After six years, the effluent coolers at the Nexen Long Lake Upgrader needed attention to their gasifier coils. This relatively young plant in Fort McMurray, Alberta, uses a unique technology to run its operations: gasification units that instead of using expensive natural gas convert asphaltene into inexpensive syngas—a fuel gas mixture produced by heating the gasifier coils. The high temperature combustion required for these processes had led to erosion in the coils, making repairs necessary. In the early stages, erosion can be repaired section by section, but this time, the project team and Nexen partnered up to replace the entire coil.
New coil and lifting frame being hoisted to its new
home in Train 2.
Aerial view of the Long Lake site, looking north.
There are three distinct client benefits to changing out the gasifier coils: cost savings, new opportunities for investigative work in surrounding elements, and a long lifespan between future shutdowns. “Using syngas at the refineries is still new, but it will likely be the norm in the future,” said Melloy project superintendent Colin Harbarenko. “The plant maintenance that is required when using syngas offered us an opportunity to find a solution that best met client needs and for Melloy to demonstrate our commitment to modern best practices for all of our projects.” to demonstrate our commitment to modern best practices for all of our projects.”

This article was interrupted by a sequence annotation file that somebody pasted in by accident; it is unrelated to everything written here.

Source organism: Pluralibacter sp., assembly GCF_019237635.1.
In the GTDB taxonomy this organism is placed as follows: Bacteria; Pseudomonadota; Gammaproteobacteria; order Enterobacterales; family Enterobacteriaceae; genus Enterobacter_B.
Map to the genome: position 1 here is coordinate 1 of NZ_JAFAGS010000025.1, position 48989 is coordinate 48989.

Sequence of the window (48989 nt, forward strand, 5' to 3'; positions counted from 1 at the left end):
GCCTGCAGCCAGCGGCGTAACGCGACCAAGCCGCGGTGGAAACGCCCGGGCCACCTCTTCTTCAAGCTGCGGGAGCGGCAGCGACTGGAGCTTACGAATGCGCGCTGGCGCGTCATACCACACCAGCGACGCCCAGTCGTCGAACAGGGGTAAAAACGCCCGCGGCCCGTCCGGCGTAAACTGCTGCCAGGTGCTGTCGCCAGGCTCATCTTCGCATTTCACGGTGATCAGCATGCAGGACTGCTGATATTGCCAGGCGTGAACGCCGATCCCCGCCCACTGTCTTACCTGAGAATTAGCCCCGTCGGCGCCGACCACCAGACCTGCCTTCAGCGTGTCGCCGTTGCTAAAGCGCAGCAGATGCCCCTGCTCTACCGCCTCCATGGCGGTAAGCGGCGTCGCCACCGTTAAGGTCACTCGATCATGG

Despite a longer shutdown and an upfront cost, changing the coils is a cost saver in the long run. Replacing instead of patching means infrequent shutdowns for repairs, which means increased output capacity in the competitive oil and gas industry. Melloy’s firsthand experience with this precise change-out process means efficient work completed at the highest level of expertise.
Changing out the entire coil made it possible for Nexen to complete additional investigative work during the effluent cooler shutdown. The project team’s experienced pipefitters were called in to change out numerous valves, including pressure safety valves, and piping systems that enabled Nexen’s quality assurance group to carry out regulatory inspections. Getting it all done at once gives clients the confidence that everything is in working order and performing at the same high level.
The new coil has a lifespan of five to six years, and repair shutdowns are minimized in the interim. “The benefit to these units running smoothly is the plant is not reliant on expensive natural gas. When the gasifiers are running, the plant is completely self-sufficient,” said Harbarenko.
The first change-out was so successful that Melloy completed two more for Nexen in 2014, with another planned for 2015.